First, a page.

Monday, September 11, 2023

REVIEW: Beau Is Afraid (live action movie)

Beau Is Afraid is a weird dark comedy. I bought my copy new.


Beau is a paranoid and anxiety-riddled man who is going to visit is mother tomorrow. Unfortunately, this will involve a plane trip, and there are many, many things that can and do go wrong before he even makes it out the door. Which makes this sound like a relatively normal story, but believe me when I say it isn't. Beau has valid reasons for being afraid, and yet even he could not possibly imagine just how weirdly horrible his situation will become.

I was hesitant to watch this because it's an Ari Aster film, and everything I've heard about Hereditary and Midsommar have put them on my "do not watch, ever" list. There's only so much realistic gore and characters in immense pain and terror that I can take. However, reviews seemed to indicate that, in terms of gore at least, Beau Is Afraid would be different.

Man, this was a weird movie - never what I'd call pleasant or fun, but strangely compelling all the same. Initially, I thought all of Beau's fears and paranoia would be in his own head - present and possible, but never as bad in real life as his terrified brain always expected it would be. That was not the case. The people in Beau's world were messed up and terrifying, and, even if Beau's brain was exaggerating things, there were no normal explanations for some of the stuff that happened.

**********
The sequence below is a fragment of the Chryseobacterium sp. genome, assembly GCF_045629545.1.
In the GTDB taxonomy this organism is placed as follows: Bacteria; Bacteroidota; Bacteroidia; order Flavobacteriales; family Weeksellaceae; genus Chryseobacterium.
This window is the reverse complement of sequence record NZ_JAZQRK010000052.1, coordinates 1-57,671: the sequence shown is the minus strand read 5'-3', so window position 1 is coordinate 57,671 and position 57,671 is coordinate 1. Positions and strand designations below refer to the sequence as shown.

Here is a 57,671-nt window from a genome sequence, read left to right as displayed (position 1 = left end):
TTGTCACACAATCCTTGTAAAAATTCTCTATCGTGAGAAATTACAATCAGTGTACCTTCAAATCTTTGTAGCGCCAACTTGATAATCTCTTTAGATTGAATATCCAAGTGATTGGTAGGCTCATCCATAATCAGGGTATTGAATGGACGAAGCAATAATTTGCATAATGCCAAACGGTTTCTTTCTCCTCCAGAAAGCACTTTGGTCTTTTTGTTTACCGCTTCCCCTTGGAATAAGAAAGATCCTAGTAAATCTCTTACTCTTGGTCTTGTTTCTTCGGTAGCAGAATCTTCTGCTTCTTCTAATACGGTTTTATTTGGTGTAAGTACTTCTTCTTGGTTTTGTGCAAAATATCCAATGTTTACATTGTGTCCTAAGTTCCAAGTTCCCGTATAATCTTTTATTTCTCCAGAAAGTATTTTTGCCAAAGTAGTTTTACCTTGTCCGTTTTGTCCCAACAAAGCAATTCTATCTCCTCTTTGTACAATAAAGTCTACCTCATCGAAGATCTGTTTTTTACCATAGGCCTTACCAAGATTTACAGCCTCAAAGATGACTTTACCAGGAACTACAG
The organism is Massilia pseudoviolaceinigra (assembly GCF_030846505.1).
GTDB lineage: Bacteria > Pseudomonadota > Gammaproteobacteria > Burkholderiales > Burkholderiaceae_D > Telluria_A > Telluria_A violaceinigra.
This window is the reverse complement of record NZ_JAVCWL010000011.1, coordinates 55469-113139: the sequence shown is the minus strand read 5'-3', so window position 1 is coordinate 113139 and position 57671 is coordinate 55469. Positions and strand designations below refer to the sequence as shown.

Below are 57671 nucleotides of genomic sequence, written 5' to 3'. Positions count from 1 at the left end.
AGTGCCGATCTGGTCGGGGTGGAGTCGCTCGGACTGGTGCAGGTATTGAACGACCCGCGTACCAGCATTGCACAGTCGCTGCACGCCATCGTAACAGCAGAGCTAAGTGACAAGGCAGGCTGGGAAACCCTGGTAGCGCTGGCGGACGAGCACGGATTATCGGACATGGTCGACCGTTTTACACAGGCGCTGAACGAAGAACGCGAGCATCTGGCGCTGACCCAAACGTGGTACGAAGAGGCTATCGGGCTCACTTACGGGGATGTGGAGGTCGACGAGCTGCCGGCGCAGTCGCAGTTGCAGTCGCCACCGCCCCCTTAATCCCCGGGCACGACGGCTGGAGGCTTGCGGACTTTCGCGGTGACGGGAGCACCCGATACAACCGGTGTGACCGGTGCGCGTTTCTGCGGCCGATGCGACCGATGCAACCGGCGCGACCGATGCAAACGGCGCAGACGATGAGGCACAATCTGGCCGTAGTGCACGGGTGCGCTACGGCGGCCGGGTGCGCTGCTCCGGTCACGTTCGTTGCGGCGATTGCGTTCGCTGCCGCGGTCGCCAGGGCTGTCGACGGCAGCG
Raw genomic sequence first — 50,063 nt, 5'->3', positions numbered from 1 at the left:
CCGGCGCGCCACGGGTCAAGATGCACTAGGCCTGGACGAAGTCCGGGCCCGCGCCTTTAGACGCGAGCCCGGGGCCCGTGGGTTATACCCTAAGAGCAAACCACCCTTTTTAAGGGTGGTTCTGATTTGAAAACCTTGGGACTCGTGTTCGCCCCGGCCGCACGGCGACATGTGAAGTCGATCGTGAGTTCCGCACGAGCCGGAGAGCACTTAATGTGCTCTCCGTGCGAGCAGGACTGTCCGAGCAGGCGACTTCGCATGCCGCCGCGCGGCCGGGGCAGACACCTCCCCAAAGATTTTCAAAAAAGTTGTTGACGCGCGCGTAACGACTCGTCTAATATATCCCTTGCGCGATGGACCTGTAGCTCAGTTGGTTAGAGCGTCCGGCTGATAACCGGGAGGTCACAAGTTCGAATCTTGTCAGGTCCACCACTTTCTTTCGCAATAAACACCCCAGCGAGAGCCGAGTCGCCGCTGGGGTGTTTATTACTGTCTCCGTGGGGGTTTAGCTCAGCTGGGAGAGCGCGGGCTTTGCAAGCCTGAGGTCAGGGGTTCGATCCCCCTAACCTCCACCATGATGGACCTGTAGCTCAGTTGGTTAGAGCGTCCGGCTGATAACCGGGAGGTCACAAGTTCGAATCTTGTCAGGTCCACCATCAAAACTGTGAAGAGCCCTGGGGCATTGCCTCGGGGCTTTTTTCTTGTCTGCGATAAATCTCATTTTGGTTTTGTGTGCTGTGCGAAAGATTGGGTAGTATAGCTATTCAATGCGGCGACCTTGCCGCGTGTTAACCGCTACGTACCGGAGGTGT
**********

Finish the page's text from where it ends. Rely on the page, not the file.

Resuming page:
Although there was no real on-screen gore, there were a few moments that were, for various reasons, hard to watch, such as a scene in which one of the characters commits suicide by drinking paint, as well as the one sex scene and its aftermath. By the time you get to the sex scene, though, things are so bizarre that it's tough to know how much of what you're seeing could in any way be connected to reality. Beau definitely goes through some stuff.

Joaquin Phoenix was fabulous as Beau - even if Beau's situations were bizarre, his emotional reactions always felt real, and after a while I really wanted the universe to go a bit easier on him. But no, even when he was with "nice" people, there was something off about them and/or their situation, and Beau was a guy who was either constantly steamrolled by the world or defeated by his own inability to make decisions and stick up for himself.

During most of the movie, viewers gradually learn bits and pieces about Beau and his relationship with his mother, a powerful and overbearing woman who spent Beau's entire life molding him into learned helplessness. Was a good ending ever possible for Beau? Considering everything that happened, it doesn't seem like it.

I don't regret watching this, although I'm not entirely sure what I was supposed to get out of it in the end. At any rate, I'm grateful that my anxious fears aren't nearly as justified and all-encompassing as Beau's.


A "making of " featurette.

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